I am especially grateful to Alan Griffiths, Filippomaria Pontani, Mario Telò, and Martin West.

Finally, Dirk Obbink has put me and all readers of these volumes in his debt by making available to me a preliminary version of his forthcoming edition of Book 2 of Philodemus’ On Piety, an important witness to the fragmentary poetry ascribed to Hesiod.

Glenn W. Most

Firenze, January 2006

The second printing of this volume, and now its second edition, have given me the opportunity to correct some of its errors and infelicities; I thank various friends and colleagues, especially Ed Beall, Richard Janko, Tetsuo Nakatsukasa, Michael O’Brien, and Stefano Vecchiato for bringing these to my attention. I have also now added a section of selected “Further Testimonia” following T157 at the end of this volume (and so too I have added some further fragments at the end of volume 2); my thanks in particular to Stefano Vecchiato for his help with these additions.

Firenze, February 2018




“Hesiod” is the name of a person; “Hesiodic” is a designation for a kind of poetry, including but not limited to the poems of which the authorship may reasonably be assigned to Hesiod himself. The first section of this Introduction considers what is known and what can be surmised about Hesiod; the second provides a brief presentation of the various forms of Hesiodic poetry; the third surveys certain fundamental aspects of the influence and reception of Hesiodic poetry; the fourth indicates the principal medieval manuscripts upon which our knowledge of the Theogony (Th), Works and Days (WD), and Shield is based; and the fifth describes the principles of this edition. There follows a brief and highly selective bibliography.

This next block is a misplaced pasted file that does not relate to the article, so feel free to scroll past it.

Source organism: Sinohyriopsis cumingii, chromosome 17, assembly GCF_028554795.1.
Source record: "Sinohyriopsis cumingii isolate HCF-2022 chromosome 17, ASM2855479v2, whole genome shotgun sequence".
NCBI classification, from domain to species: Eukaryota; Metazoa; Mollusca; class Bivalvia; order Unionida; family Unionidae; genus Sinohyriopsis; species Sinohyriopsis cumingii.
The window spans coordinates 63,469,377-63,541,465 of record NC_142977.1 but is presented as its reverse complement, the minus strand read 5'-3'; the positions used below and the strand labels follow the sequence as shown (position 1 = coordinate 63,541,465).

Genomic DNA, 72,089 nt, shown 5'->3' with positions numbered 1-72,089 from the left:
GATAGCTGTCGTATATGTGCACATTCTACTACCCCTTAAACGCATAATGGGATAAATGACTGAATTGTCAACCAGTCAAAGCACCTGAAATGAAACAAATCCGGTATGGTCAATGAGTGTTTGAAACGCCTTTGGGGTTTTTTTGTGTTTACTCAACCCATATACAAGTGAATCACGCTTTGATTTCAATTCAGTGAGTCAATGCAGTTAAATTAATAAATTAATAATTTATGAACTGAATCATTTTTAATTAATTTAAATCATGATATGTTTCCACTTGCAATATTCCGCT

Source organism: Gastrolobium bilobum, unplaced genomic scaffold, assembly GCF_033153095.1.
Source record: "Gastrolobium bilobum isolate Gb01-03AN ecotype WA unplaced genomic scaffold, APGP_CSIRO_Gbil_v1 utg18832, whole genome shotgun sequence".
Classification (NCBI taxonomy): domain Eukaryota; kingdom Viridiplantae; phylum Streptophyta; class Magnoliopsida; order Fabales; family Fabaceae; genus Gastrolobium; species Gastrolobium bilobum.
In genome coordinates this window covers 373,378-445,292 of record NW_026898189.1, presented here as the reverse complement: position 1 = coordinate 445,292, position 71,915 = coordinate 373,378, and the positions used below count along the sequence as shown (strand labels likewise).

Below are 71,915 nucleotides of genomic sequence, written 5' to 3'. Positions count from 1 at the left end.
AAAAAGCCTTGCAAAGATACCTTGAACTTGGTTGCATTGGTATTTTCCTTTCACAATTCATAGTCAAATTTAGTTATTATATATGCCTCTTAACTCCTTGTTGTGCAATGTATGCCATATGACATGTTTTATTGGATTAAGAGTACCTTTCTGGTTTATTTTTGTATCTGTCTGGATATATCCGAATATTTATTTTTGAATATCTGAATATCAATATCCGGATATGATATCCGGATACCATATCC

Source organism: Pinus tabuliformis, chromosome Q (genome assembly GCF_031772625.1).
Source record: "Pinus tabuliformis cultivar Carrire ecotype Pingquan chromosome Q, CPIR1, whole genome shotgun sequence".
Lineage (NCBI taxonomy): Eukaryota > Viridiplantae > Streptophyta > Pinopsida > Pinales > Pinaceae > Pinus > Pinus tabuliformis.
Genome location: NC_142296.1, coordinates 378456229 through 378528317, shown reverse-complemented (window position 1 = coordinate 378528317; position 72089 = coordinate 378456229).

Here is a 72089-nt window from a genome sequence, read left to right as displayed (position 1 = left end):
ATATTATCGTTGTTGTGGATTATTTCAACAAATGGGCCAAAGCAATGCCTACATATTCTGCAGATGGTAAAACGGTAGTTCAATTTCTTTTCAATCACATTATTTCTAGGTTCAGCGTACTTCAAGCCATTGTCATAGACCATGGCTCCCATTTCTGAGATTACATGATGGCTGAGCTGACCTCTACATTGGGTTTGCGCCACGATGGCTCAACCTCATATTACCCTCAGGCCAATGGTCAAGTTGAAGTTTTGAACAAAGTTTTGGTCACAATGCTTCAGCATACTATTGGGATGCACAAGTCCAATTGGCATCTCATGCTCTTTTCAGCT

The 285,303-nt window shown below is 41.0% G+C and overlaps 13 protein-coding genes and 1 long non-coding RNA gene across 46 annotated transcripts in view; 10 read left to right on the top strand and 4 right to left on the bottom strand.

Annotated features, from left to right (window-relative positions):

The Theogony and the Works and Days contain the following first-person statements with past or present indicative verbs:1